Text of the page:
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MUNGE.exe (Resource Kit)

Primary Category = Windows Commandline

Posted On 2005-11-1 by FortyPoundHead
Keywords: Command Reference
Tags: Windows Commandline Windows
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Find and Replace text within file(s) Notice that munge looks for a complete string (delimited with spaces) - it won't match part of a string.

Syntax

MUNGE ScriptFile [options] FilesToMunge...

Key

ScriptFile : A text file containing the strings to Find & Replace

FilesToMunge : One or more files to be changed (may use wildcards)

Editing options

-q : Query only - don't actually make changes.

-e : Query only - display entire line for each match

-o : Query only - just display filename once on first match

-k : Case - Case sensitive scriptFile

-r : Recurse into subfolders

-m : Collapse multiple carriage returns into one

-@ : Remove null characters

-n : Neuter - Surround all strings with TEXT()

-L : Literals - Dont process any quoted text (excludes comments)

-l : Literals - Dont process any quoted text (includes comments too)

Display options

-i : Just output summary of files changed at end

-c : If no munge of file, then check for cleanlyness

-v : Verbose - show files being scanned

Destination options

-t : Don't create .bak files

-a : Use ATTRIB -r command for files that are readonly

-s : Use OUT command command for files that are readonly

(OUT is not a standard documented NT command!)

-f : Use -z flag for SLM OUT command

-u undoFileName : Generate an undo MUNGE script file for the changes made

-z : Truncate file after a Ctrl-Z character

Each line in the ScriptFile should take one of the following 3 forms:

oldName newName

"oldString" "newString"

-F .Ext Name. Name.Ext

In the script file -F may be used to restrict the files processed by MUNGE when FilesToMunge is a wildcard.

-F [Name].[Ext]

When FilesToMunge (on the command line) is a specific file then this filename will override any -F setting. When MUNGE is used with a wildcard to modify multiple files then you must specify -F in the scriptfile. MUNGE will create a backup file called .BAK, for this reason do not process files that have a .BAK extension unless you specify -t (dont create backup)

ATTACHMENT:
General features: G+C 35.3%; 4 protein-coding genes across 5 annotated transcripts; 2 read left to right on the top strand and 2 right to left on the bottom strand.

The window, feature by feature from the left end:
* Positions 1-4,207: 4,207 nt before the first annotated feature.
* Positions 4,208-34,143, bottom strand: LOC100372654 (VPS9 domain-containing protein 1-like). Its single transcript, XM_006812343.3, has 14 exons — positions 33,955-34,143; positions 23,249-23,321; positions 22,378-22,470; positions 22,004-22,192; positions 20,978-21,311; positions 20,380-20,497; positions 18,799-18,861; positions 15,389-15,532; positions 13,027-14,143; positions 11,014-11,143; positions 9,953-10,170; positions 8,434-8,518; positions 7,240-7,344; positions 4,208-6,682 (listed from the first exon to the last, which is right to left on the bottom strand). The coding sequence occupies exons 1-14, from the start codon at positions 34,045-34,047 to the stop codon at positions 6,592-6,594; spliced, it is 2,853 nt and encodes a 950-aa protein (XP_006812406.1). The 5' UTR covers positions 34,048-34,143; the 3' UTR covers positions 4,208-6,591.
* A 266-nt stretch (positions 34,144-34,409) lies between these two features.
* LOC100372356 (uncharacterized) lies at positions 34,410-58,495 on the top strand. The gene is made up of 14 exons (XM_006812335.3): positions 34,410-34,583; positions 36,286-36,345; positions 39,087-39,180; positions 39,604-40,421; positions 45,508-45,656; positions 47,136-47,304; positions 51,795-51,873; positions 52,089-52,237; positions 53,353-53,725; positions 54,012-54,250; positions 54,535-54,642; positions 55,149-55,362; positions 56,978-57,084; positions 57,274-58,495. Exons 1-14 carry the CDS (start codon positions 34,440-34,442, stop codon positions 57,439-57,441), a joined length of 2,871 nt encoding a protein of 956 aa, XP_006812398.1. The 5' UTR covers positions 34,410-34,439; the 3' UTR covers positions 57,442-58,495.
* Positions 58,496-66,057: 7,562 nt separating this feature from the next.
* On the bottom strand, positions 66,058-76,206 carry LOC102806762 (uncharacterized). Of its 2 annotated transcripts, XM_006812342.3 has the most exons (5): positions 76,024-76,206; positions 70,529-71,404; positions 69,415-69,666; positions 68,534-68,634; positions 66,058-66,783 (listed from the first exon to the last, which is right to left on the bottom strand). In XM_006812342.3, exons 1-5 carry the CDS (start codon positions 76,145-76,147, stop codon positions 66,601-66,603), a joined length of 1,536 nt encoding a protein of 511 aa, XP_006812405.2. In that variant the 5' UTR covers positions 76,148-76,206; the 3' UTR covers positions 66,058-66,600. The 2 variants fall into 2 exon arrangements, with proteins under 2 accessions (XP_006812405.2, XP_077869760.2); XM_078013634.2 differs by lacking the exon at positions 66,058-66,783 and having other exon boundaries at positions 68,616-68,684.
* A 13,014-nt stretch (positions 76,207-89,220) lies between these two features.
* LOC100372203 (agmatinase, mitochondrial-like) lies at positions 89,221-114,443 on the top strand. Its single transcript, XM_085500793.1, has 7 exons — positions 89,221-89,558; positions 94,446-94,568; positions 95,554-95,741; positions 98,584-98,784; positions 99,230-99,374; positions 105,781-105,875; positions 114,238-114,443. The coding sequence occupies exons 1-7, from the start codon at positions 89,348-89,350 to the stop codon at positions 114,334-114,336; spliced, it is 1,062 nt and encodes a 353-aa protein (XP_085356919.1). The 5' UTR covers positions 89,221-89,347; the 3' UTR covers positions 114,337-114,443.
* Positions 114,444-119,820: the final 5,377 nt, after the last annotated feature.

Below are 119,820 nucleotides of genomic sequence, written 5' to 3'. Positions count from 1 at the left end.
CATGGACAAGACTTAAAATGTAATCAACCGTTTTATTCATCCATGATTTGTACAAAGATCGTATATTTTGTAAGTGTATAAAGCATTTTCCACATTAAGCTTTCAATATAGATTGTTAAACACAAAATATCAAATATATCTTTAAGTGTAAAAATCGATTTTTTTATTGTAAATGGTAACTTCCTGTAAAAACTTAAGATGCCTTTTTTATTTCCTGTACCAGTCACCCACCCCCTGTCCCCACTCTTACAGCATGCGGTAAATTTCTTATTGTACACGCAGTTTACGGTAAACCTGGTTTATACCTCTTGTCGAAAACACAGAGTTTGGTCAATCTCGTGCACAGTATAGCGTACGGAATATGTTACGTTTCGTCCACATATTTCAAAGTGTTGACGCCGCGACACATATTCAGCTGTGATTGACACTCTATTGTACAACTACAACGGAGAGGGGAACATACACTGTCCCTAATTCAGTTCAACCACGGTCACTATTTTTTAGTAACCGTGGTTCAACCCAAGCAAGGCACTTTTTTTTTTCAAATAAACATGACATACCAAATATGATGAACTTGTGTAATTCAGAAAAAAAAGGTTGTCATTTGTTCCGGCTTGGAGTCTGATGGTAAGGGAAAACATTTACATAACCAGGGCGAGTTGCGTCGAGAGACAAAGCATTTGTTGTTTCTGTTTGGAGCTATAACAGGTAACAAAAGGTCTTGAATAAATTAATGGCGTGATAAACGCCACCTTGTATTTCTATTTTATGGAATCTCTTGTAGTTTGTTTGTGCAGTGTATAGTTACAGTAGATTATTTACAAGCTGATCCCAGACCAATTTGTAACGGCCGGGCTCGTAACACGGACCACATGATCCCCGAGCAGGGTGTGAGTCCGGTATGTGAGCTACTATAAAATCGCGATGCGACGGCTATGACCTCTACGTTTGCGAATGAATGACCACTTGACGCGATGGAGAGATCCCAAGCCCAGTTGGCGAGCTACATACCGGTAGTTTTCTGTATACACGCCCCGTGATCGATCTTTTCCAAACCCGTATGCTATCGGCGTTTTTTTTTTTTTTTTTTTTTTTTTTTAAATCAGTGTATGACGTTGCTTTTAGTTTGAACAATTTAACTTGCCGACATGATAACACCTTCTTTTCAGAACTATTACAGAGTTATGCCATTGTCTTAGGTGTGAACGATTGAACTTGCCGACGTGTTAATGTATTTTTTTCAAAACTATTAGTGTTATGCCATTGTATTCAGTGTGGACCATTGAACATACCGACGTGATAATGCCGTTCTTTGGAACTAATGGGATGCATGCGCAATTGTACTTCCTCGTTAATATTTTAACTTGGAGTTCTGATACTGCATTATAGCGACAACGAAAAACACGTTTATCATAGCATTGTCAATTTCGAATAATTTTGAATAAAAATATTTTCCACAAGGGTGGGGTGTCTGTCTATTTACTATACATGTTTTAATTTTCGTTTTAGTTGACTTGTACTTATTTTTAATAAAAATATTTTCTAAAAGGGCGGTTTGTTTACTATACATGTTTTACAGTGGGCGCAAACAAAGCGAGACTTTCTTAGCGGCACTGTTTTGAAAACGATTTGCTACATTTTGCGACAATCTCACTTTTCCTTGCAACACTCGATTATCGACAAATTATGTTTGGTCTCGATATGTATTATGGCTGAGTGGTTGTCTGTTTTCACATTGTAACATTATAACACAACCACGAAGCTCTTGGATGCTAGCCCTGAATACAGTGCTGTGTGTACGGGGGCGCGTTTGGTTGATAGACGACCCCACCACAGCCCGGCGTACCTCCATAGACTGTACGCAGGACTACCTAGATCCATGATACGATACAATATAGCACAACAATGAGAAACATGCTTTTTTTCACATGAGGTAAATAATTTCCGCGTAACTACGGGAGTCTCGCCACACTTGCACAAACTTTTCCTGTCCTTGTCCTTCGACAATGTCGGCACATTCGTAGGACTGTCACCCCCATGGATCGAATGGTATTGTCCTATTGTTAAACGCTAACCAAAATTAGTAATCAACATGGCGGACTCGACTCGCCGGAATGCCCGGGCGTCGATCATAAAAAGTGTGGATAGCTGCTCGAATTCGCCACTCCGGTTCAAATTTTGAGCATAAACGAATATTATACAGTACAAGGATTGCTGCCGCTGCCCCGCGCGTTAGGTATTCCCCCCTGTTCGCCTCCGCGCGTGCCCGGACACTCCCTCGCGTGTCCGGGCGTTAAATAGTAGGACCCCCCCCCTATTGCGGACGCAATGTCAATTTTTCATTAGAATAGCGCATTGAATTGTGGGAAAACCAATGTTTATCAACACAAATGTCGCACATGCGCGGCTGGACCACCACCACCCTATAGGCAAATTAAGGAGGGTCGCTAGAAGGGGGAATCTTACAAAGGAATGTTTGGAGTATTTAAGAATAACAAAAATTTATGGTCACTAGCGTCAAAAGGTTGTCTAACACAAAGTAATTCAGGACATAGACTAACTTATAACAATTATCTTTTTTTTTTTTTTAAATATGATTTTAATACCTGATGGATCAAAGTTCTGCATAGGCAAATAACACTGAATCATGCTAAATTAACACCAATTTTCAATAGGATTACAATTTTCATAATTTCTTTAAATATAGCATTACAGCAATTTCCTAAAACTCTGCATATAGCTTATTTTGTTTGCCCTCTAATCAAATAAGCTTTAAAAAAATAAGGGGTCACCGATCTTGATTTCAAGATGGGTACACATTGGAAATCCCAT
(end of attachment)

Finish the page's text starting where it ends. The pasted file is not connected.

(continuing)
Example:

MUNGE myChanges.ini FileToMunge.txt

Where myChanges.ini contains the following

-F FileToMunge.txt
"Driver32=C:\WINNT\System32\odbc16.dll" "Driver32=C:\WINNT\System32\odbc32.dll"
"Driver32=C:\WINNT\System32\jct16.dll" "Driver32=C:\WINNT\System32\jct32.dll"

Notice that the whole string has to be spelled out even though only a small part is being changed. When changing a large or complex file this is considered a good thing. When writing a .ini script for munge watch out for trailing spaces.

In the onscreen feedback a TOKEN means your script may replace one word with another, while a LITERAL STRING means your script will replace one "Quoted String" with "Another Quoted string"

Munge script files can contain multiple string replacements - these will be applied in one pass only. In other words if you replace A with B and also replace B with C. Then A will not be changed into C (unless you run the MUNGE command twice.)

Bug:

Munge will not work reliably for files greater than 2 Mb - specifically if the string being searched for is not found in the first 2 MB of the file, then it won't be found at all. If Munge is run twice in the same CMD shell against a large file then the second attempt will fail with errors. [NT 4.0 + sp 6 + Reskit]

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